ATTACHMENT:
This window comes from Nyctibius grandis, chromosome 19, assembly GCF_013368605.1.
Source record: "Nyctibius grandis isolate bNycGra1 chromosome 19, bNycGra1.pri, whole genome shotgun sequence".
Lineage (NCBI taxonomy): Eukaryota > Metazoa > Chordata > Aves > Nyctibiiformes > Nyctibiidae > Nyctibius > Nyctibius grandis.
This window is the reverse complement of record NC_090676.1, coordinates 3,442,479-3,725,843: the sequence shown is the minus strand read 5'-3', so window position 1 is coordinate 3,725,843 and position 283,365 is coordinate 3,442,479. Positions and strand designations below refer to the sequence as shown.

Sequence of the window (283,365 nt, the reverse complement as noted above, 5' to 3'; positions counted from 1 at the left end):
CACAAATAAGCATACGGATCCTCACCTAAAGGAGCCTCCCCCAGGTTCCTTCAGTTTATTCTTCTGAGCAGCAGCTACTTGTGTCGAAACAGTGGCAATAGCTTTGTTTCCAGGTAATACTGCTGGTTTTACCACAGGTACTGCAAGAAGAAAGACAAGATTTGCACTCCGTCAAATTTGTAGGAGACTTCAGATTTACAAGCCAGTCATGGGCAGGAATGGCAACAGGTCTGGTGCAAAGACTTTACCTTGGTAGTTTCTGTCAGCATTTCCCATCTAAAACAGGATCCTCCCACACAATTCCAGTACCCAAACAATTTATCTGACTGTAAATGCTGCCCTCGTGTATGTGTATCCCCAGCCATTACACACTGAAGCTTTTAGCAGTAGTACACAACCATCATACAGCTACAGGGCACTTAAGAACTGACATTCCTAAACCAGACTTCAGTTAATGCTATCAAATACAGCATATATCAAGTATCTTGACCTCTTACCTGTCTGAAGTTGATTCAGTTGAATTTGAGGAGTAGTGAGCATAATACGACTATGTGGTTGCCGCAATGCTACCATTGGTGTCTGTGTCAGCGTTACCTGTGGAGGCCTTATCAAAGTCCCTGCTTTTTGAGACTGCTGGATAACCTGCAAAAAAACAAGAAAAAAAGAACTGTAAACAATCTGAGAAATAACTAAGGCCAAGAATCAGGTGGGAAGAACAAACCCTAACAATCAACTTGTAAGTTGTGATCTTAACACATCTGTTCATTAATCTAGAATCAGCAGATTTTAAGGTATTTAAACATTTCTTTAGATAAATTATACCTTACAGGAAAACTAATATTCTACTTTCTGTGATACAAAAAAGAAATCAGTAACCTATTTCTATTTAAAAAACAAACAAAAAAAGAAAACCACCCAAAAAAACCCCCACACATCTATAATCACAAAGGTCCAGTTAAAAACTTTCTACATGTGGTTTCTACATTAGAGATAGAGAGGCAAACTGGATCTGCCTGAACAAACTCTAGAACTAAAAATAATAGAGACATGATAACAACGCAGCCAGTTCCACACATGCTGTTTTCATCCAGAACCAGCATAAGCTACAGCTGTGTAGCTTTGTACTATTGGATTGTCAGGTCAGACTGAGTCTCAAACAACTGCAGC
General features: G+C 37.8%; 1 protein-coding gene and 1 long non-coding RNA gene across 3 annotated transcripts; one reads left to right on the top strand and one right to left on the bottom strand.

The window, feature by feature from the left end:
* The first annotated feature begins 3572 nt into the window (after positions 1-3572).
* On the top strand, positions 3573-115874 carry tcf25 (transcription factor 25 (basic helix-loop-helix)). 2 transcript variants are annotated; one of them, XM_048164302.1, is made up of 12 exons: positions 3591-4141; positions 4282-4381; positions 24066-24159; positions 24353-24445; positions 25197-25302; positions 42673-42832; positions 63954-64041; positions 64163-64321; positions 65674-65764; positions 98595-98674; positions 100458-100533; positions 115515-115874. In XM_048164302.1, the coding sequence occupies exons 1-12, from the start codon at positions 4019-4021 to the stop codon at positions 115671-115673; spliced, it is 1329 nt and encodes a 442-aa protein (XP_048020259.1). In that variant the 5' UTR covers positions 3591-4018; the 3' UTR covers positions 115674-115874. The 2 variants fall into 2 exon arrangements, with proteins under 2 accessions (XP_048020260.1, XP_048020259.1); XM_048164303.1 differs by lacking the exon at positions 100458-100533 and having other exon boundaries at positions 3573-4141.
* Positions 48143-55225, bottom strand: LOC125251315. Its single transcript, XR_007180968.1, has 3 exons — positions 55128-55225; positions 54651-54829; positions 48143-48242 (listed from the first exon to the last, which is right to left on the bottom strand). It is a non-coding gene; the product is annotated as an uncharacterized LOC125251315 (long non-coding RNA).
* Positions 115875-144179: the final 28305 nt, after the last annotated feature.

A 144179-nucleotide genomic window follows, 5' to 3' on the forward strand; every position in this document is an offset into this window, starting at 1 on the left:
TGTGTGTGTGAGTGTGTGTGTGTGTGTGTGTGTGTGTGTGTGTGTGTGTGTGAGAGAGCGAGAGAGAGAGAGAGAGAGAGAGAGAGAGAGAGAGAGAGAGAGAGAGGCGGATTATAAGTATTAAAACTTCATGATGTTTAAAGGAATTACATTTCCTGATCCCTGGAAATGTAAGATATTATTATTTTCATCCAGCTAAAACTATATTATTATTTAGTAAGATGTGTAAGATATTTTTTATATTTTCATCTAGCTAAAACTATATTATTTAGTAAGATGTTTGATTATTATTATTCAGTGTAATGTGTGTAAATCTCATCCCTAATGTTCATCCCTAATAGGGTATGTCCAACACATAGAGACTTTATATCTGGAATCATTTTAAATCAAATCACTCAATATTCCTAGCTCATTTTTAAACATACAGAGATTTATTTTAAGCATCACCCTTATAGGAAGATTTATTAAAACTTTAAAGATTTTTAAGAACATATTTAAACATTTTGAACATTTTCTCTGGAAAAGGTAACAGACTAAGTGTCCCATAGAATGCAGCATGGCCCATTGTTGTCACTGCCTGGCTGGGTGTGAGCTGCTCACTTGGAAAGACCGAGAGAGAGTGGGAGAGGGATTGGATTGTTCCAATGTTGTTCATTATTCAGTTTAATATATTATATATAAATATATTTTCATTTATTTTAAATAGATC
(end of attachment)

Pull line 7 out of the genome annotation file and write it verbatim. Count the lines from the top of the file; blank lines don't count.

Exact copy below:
General features: G+C 37.8%; 1 protein-coding gene and 1 long non-coding RNA gene across 3 annotated transcripts; one reads left to right on the top strand and one right to left on the bottom strand.